Tyrus Wong had a rags-to-riches life and career. When he was nine years old, his mother, whom he never saw again, sent him to the United States. There he reunited with his father, who worked in Sacramento, and the pair later moved to Los Angeles, where they lived for several years in a community house for single men on Chinatown's Ferguson Alley. Wong's father encouraged his son to practice calligraphy on old newspapers and helped him secure small painting commissions for neighborhood businessmen. A schoolteacher also recognized Wong's talent and recommended him for a summer scholarship at Otis Art Institute, where he became the youngest student ever to receive such an award. He eventually earned a full working scholarship, doing odd jobs around campus in lieu of paying tuition.#
After graduating from Otis in 1930, Wong painted advertisements and worked at Chinatown's Dragon's Den restaurant, a popular hangout for artists, until it closed under Depression-era financial duress. Wong found work with the Federal Arts Project, a branch of the Works Progress Administration, painting oils and watercolors for a small monthly salary. As the Depression began to subside, Wong was hired as an artist for Disney, quickly rising to fame after he impressed Walt Disney with his preliminary pastel sketches for the film Bambi. He subsequently designed all of the backgrounds for the film, an immense creative undertaking for which he was honored with the title "Disney Legend" in 2001. In the aftermath of an animators' strike, Wong was forced to leave Disney before the release of Bambi in 1942, moving on to Warner Bros. (with intermittent work at Republic Studios), where he painted and sketched concept art for live-action classics such as Rebel Without a Cause, Around the World in 80 Days, Sands of Iwo Jima, and The Wild Bunch. He retired in 1968.
In addition to working in Hollywood, Wong had a lively presence in Los Angeles galleries and museums and participated in several cooperative ventures, including Eleven Associated, a gallery active in the early 1950s that showed primarily African American work. Often hailed for his watercolors and ceramics, Wong was influenced in part by his Otis mentor Stanton Macdonald-Wright, who encouraged his student's combination of traditional Chinese brushwork, taken from both calligraphy and landscape painting, and natural subjects in movement. Wong demonstrated these techniques in a short film made by Eliot O'Hara in 1954 for the Encyclopedia Britannica. He also successfully translated his fine art practice into best-selling Christmas card designs as well as dinnerware for Winfield Pottery that was subsequently mass-marketed in department stores across the United States.
Wong's life is the subject of a feature-length documentary, directed by Pamela Tom, titled Tyrus (2015). The film also brings to light the larger context of Chinese and Japanese artists working in Los Angeles in the 1930s and 1940s, a topic first explored in depth by writer and independent curator Lisa See, whose 1995 book On Gold Mountain details many of Wong's exploits as a young artist in Chinatown.#
Wong's work of the last few decades consists of intricately fashioned kites in the forms of dragons, birds, and myriad other animals. Having been an artist for the better part of a century, he demonstrated an inexhaustible commitment to creative expression.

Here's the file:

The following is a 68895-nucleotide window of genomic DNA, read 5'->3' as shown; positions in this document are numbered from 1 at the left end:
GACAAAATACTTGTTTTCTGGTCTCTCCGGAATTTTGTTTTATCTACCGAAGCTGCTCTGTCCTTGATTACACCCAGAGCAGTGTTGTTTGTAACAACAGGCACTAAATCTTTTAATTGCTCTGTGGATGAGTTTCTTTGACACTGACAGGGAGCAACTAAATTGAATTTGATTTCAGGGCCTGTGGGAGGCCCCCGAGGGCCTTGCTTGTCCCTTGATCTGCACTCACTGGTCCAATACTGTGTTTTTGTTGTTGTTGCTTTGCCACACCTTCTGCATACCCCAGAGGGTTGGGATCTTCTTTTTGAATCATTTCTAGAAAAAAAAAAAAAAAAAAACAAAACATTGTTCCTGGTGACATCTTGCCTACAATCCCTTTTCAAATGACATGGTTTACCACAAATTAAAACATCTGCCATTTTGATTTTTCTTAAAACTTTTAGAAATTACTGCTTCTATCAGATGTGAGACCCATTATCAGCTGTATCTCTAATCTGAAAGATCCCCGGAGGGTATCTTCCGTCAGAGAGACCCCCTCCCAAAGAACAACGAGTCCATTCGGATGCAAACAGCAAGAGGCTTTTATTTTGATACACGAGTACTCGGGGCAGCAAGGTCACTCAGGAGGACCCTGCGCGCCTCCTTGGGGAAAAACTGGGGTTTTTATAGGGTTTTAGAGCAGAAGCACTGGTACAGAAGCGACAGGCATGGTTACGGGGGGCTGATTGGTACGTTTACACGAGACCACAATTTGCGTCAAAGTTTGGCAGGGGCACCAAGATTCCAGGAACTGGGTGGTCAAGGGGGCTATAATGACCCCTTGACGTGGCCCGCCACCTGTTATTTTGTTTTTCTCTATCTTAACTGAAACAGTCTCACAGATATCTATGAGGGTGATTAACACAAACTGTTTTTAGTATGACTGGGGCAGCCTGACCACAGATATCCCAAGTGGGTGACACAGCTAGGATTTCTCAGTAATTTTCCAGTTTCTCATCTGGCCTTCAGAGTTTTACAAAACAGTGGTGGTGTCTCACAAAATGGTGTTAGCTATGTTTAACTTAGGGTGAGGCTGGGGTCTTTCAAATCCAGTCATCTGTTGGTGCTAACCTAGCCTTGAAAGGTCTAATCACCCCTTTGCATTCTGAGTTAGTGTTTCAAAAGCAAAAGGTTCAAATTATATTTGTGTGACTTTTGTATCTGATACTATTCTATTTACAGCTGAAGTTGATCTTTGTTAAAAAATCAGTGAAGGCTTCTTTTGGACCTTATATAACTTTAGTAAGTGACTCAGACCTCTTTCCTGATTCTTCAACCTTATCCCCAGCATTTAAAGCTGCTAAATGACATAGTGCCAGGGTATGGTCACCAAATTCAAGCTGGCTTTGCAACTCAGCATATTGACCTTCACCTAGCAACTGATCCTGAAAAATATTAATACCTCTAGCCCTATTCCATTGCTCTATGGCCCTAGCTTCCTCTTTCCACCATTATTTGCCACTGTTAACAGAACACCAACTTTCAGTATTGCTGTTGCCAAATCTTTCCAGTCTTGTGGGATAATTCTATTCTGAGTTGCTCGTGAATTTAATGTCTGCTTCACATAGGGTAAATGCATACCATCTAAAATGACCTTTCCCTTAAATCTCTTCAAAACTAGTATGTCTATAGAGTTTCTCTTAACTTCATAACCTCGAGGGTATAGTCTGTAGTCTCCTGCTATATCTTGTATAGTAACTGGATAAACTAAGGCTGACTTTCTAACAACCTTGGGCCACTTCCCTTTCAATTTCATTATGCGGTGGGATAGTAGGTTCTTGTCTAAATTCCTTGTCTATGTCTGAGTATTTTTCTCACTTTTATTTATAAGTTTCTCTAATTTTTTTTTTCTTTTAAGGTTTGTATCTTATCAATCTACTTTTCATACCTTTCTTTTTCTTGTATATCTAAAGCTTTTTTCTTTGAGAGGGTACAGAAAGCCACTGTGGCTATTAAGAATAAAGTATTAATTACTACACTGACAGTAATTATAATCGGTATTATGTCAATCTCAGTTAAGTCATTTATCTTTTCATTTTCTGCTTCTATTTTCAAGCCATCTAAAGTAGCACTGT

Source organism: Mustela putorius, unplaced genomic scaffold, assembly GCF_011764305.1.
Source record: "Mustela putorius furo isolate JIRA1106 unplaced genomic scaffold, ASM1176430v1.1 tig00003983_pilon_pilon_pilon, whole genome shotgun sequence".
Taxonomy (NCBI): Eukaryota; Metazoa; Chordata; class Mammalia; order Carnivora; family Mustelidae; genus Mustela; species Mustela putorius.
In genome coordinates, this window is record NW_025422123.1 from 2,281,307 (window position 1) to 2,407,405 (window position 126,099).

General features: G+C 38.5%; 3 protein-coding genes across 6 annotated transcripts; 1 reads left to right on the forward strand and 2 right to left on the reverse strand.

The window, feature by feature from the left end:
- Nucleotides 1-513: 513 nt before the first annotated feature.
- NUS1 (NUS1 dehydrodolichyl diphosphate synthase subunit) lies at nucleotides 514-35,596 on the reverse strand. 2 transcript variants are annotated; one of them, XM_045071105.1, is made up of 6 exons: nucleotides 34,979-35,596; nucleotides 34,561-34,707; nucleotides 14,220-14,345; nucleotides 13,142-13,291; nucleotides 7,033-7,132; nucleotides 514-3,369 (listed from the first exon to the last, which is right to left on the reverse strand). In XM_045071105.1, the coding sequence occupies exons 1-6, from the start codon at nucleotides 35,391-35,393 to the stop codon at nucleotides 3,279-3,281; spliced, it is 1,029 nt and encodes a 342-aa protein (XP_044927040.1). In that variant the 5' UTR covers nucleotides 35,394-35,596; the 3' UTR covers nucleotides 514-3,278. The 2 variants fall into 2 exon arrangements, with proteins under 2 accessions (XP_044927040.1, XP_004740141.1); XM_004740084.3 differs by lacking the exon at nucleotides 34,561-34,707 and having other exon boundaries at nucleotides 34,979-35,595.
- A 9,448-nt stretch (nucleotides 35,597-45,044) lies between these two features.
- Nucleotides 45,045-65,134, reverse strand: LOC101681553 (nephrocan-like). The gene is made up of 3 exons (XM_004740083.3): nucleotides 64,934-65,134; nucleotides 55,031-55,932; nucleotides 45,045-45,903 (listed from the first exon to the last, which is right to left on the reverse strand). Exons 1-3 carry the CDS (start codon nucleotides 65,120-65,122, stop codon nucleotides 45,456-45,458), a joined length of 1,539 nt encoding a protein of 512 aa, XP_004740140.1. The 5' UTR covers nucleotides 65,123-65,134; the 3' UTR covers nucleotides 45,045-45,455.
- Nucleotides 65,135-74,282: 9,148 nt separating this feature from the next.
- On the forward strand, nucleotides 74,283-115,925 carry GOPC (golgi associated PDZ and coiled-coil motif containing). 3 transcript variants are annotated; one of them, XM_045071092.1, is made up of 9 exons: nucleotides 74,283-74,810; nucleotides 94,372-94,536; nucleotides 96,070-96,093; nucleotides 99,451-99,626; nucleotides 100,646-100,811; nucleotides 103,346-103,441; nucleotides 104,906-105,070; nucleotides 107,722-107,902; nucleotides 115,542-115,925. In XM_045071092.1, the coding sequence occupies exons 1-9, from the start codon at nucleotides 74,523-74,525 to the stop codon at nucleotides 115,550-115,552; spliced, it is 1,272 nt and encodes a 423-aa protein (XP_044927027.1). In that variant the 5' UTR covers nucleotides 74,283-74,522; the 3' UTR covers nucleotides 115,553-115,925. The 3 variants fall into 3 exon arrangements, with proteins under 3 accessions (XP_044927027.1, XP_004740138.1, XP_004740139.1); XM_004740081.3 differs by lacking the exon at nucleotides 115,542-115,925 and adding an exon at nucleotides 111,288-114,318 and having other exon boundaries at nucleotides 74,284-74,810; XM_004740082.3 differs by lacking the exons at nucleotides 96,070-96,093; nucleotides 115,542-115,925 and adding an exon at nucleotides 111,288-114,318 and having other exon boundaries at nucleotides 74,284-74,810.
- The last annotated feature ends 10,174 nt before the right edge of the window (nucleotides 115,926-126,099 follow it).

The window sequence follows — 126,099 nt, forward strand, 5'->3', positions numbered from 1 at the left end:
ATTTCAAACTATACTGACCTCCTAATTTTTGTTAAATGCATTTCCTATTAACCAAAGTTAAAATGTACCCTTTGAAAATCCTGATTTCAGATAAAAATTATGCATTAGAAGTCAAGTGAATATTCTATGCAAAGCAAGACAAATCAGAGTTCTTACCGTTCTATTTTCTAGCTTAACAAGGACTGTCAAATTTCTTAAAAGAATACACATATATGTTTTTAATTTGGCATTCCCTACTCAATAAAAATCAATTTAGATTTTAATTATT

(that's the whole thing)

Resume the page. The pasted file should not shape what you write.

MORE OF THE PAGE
Tyrus Wong: A Retrospective, Chinese American Museum, Los Angeles, 2003–4.
Mid-Century Mandarin: The Clay Canvases of Tyrus Wong, Craft & Folk Art Museum, Los Angeles, 2004.
Kinetic Creatures: The Art Kites of Tyrus Wong, Craft & Folk Art Museum, Los Angeles, 2004.
The Art of the Motion Picture Illustrator: William B. Major, Harold Michelson, and Tyrus Wong, Academy of Motion Picture Arts and Sciences, Los Angeles, 2007.
"Art of the Pacific." Los Angeles Times, May 17, 1953.
Loper, Mary Lou. "Cream of Art Crop." Los Angeles Times, September 4, 1962.
Miller, Arthur. "Wilshire Exhibit Displays 58 Watercolor Pictures." Los Angeles Times, October 19, 1941.
Noriyuki, Duane. "The Sky's No Limit." Los Angeles Times, April 1, 2004.
Rense, Rip. "Kite Man Preserves Father's Hobby." Los Angeles Times, July 20, 1989, Westside sec.
See, Lisa. "Tyrus Wong: A Retrospective." Exh. brochure. Chinese American Museum, Los Angeles, 2003.
Wong, Tyrus, interview by Betty Hoag, Los Angeles, January 30, 1965. Oral history interview for the Archives of American Art's New Deal and the Arts project. Transcript, Archives of American Art, Smithsonian Institution.
Tyrus Wong Wikipedia page.
Betty Lochrie Hoag, oral history interview with Tyrus Wong, January 30, 1965, Archives of American Art, Smithsonian Institution.
"Tyrus Wong, Otis, 1935" video, Otis Legacy Project: Interviews of Distinguished Otis Alumni, November 2007.
Michael Ordoña, "Artist Tyrus Wong's Legacy Soars Over Generations," SFGate, August 8, 2013.
"Water to Paper, Paint to Sky: The Art of Tyrus Wong," Walt Disney Family Museum exhibition page, 2014.
Joann Stevens, "How Disney's 1942 Film Bambi Came to be Influenced by the Lush Landscapes of the Sung Dynasty," Smithsonian.com, January 23, 2014.
Elizabeth Yuan, "From 'Bambi' to Kites, His Work Flies High," Wall Street Journal, March 25, 2015.
Hansi Lo Wang, "The Chinese 'Paper Son' Who Inspired the Look of Disney's 'Bambi,'" KCRW, March 28, 2015.
Ben Shapiro, "Meet the 104-Year-Old Immigrant Artist, a 'Disney Legend,' Whose Art Inspired 'Bambi,'" Observer, April 22, 2015.
Tyrus. Documentary film. Directed by Pamela Tom, 2015.
Margalit Fox, "Tyrus Wong, 'Bambi' Artist Thwarted by Racial Bias, Dies at 106," New York Times obituary, December 30, 2016.
Elaine Woo, "Tyrus Wong, Artist Whose Paintings Inspired Disney's 'Bambi' and Other Films, Dies at 106," Los Angeles Times obituary, December 31, 2016.